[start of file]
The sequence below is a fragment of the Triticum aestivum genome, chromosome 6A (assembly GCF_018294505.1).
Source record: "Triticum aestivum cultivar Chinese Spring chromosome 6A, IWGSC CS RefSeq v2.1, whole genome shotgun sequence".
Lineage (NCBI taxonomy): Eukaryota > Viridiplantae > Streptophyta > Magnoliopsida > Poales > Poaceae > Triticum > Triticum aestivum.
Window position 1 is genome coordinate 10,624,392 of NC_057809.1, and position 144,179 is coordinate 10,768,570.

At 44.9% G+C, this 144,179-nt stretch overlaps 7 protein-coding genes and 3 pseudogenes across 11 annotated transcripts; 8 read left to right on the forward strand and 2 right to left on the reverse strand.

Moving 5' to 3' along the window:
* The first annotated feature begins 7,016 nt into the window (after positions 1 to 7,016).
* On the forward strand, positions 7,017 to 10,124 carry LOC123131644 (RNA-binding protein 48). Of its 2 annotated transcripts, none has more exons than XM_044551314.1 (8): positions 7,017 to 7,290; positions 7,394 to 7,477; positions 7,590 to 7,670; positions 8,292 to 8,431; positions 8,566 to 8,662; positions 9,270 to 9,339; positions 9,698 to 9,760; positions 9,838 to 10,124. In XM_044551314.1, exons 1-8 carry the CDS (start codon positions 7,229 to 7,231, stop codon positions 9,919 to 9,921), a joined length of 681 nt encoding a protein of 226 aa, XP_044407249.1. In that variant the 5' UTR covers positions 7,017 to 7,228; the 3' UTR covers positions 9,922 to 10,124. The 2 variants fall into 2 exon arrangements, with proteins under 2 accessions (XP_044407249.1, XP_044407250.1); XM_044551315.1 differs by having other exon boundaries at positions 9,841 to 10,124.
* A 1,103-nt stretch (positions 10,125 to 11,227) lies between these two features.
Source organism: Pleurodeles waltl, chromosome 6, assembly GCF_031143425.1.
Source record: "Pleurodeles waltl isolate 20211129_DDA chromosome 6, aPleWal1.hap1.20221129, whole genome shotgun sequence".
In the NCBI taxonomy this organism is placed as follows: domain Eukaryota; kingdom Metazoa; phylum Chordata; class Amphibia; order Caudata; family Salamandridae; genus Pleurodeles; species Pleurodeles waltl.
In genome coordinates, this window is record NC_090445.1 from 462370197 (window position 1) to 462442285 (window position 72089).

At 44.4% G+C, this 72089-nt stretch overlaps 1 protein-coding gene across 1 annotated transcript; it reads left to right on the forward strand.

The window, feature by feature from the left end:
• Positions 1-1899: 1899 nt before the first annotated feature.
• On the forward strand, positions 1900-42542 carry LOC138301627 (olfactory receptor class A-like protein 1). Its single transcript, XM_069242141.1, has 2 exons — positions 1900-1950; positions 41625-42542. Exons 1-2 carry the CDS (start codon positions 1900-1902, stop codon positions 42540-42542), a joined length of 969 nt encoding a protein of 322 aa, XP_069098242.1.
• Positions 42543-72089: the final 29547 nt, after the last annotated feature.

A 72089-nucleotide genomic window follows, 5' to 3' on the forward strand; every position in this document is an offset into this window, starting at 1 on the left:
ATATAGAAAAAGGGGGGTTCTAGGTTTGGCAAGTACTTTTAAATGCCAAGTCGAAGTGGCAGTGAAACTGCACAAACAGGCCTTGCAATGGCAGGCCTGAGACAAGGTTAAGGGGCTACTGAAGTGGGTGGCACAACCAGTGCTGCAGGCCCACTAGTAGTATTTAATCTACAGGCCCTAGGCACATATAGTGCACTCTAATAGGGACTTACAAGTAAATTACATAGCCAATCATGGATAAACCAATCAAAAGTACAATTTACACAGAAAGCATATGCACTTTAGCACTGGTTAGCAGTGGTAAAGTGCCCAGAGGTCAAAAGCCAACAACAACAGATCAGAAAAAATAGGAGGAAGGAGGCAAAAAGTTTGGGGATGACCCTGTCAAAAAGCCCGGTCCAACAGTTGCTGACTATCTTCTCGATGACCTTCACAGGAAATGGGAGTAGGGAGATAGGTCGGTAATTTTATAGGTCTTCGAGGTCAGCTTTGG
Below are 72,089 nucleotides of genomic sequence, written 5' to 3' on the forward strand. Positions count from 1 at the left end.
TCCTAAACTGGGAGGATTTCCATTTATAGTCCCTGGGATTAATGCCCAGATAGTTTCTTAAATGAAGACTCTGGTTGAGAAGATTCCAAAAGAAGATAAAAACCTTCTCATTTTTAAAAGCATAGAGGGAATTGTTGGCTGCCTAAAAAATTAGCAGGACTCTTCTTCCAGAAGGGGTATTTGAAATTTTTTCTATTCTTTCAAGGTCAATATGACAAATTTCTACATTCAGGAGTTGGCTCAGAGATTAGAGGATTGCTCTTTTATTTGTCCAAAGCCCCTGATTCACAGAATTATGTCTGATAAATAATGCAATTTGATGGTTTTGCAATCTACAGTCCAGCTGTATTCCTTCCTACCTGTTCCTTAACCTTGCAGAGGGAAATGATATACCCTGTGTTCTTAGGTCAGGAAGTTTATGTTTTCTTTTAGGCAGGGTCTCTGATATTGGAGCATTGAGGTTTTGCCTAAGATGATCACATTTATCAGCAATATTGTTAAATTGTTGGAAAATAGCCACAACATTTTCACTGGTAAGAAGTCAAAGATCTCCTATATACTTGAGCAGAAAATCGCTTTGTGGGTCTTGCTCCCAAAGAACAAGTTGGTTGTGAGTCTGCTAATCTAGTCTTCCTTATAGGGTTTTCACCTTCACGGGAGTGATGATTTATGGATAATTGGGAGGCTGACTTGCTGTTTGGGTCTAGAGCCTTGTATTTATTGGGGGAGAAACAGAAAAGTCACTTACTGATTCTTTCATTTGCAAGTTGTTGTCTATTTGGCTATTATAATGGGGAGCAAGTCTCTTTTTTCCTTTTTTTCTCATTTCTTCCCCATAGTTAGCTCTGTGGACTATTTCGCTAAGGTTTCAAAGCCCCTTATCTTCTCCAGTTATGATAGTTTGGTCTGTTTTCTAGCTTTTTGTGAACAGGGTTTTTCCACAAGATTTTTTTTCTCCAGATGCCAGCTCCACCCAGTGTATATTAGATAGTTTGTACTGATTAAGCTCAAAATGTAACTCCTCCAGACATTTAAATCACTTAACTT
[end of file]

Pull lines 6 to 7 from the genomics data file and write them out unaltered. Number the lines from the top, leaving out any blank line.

Moving 5' to 3' along the window:
* The first annotated feature begins 7,016 nt into the window (after positions 1 to 7,016).